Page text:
faster-pest, a high-performance code generator for Parsing Expression Grammars.
faster-pest is an unofficial pro-macro providing next-level implementations of Pest parsers. It uses low-level optimization tricks under the hood to generate highly optimized code which minimizes the overhead of the AST recognition process, resulting in much faster parsing.
faster-pest is compatible with the standard Pest syntax, so you can easily switch to it without having to change your existing grammar.
faster-pest, you can enjoy the convenience and expressiveness of Pest while getting the performance of a low-level parsing library. Give it a try and experience the difference for yourself!
The parsing approach used under the hood has nothing in common with the original pest code. To be honest, I never looked at the pest codebase, because it was easier to start from scratch. There is still one thing that was not reimplemented: the parsing of the actual pest grammar. However, this might not last. I need to extend the grammar to enable more advanced tricks, like making it possible to define complex rules with Rust code and import them in a pest grammar.
Only a week after its creation,
faster-pest already parses Json at 705% the speed of Pest and 137% the speed of Nom. This places
faster-pest on par with
faster-pest allows you to approach limits that only SIMD-powered parsers can overcome.
See the example folder for examples.
If you don't have any legacy Pest codebase, it is recommended to not use the pest compatibility layer. See other two examples: json and po.
These are the most efficient and idiomatic uses of
faster-pest. They work rather similarly to the pest compatibility layer, but their implementation is nicer.
faster-pest is still in its early stages of development, so it has some limitations. Here are the most important ones:
- Limited syntax support (Missing: stack, insens, pospred)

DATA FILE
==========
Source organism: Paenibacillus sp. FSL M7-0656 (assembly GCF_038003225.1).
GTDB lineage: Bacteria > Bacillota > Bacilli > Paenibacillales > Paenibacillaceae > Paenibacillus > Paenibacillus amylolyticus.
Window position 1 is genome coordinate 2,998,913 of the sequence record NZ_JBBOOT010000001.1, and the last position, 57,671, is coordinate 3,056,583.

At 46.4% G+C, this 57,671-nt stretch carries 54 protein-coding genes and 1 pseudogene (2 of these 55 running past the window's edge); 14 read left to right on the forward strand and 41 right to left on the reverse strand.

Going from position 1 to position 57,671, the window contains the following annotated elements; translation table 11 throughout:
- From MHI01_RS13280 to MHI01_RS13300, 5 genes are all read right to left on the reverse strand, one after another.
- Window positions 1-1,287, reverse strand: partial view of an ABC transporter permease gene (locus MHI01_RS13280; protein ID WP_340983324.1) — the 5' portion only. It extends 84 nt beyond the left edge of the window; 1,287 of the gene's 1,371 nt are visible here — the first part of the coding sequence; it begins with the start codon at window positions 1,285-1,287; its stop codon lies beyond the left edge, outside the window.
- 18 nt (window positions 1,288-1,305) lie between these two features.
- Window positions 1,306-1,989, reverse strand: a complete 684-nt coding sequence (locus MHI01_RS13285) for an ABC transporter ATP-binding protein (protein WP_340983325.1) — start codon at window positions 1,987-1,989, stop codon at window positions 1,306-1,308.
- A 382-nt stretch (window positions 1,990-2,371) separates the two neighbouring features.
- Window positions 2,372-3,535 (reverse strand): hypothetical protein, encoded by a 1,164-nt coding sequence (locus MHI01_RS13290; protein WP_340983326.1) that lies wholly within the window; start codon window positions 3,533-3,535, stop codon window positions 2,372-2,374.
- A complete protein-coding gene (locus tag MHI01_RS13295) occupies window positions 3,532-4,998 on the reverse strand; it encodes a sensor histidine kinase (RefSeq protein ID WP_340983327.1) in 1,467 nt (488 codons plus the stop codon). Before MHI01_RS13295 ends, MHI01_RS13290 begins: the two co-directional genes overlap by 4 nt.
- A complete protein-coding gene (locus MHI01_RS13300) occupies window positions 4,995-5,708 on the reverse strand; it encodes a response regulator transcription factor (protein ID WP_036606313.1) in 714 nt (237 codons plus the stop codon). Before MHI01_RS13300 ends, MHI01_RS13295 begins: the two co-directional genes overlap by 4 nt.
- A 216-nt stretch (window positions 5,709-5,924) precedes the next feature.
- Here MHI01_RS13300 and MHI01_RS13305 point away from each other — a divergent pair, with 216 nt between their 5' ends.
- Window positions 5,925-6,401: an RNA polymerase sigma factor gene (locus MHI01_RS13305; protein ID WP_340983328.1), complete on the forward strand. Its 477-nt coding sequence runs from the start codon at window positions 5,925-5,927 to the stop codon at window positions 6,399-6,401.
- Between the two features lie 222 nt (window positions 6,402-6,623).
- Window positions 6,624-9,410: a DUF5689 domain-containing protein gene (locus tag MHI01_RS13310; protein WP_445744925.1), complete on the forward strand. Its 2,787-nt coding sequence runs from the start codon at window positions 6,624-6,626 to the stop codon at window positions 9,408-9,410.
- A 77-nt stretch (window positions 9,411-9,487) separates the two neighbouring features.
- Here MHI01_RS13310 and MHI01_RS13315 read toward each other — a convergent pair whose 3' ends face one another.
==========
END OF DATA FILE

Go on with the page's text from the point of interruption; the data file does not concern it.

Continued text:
- The tokens API of Pest is not supported (you probably didn't use that)
- Error printing is made for Linux
- Errors can be obscure when a repetition ends prematurely
- Not everything has been tested and there could be incorrect parsing behavior
Optimization tricks used (for curious people)
faster-pestgenerates two versions of every parsing component that exists. One version has error support, the other doesn't. There are so many places where error support is not needed because it would be discarded rightaway (like a failing branch).
faster-pestwill only retrieve errors if parsing completely fails, so any valid input will only result in calls of completely error-unaware code. From the developer point of view, this optimization is completely transparent.
- Groups of rules are sometimes grouped into a single rule where pest would have split them
- Repetitions of simple character rules use iterator adapters instead of loops
- Every unnecessary check is bypassed
- Allocations are made in bulk which makes them fairly sporadic
- Code is so small it is likely to get inlined often by the compiler
- Parsing itself is entirely zero-copy
- Iteration over parsed identifiers is almost free